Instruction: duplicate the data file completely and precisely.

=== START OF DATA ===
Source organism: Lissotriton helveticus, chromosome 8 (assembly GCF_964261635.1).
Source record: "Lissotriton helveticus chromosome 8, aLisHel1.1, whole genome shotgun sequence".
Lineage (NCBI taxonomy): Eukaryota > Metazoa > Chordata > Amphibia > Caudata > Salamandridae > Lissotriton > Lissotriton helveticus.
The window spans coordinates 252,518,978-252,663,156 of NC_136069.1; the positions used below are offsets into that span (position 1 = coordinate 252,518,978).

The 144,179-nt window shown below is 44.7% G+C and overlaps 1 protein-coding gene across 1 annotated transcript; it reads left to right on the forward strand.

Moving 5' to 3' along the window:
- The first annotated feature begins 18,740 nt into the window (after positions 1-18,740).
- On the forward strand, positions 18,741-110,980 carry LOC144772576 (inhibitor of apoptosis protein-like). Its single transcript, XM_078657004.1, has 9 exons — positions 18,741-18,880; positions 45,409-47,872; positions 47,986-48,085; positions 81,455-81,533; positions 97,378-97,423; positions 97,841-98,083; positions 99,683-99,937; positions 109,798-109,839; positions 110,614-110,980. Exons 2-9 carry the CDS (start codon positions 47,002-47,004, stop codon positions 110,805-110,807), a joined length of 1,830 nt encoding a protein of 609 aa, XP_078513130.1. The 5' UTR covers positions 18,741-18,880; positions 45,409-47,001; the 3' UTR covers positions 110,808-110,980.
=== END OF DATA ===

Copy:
Source organism: Lissotriton helveticus, chromosome 8 (assembly GCF_964261635.1).
Source record: "Lissotriton helveticus chromosome 8, aLisHel1.1, whole genome shotgun sequence".
Lineage (NCBI taxonomy): Eukaryota > Metazoa > Chordata > Amphibia > Caudata > Salamandridae > Lissotriton > Lissotriton helveticus.
The window spans coordinates 252,518,978-252,663,156 of NC_136069.1; the positions used below are offsets into that span (position 1 = coordinate 252,518,978).

The 144,179-nt window shown below is 44.7% G+C and overlaps 1 protein-coding gene across 1 annotated transcript; it reads left to right on the forward strand.

Moving 5' to 3' along the window:
- The first annotated feature begins 18,740 nt into the window (after positions 1-18,740).
- On the forward strand, positions 18,741-110,980 carry LOC144772576 (inhibitor of apoptosis protein-like). Its single transcript, XM_078657004.1, has 9 exons — positions 18,741-18,880; positions 45,409-47,872; positions 47,986-48,085; positions 81,455-81,533; positions 97,378-97,423; positions 97,841-98,083; positions 99,683-99,937; positions 109,798-109,839; positions 110,614-110,980. Exons 2-9 carry the CDS (start codon positions 47,002-47,004, stop codon positions 110,805-110,807), a joined length of 1,830 nt encoding a protein of 609 aa, XP_078513130.1. The 5' UTR covers positions 18,741-18,880; positions 45,409-47,001; the 3' UTR covers positions 110,808-110,980.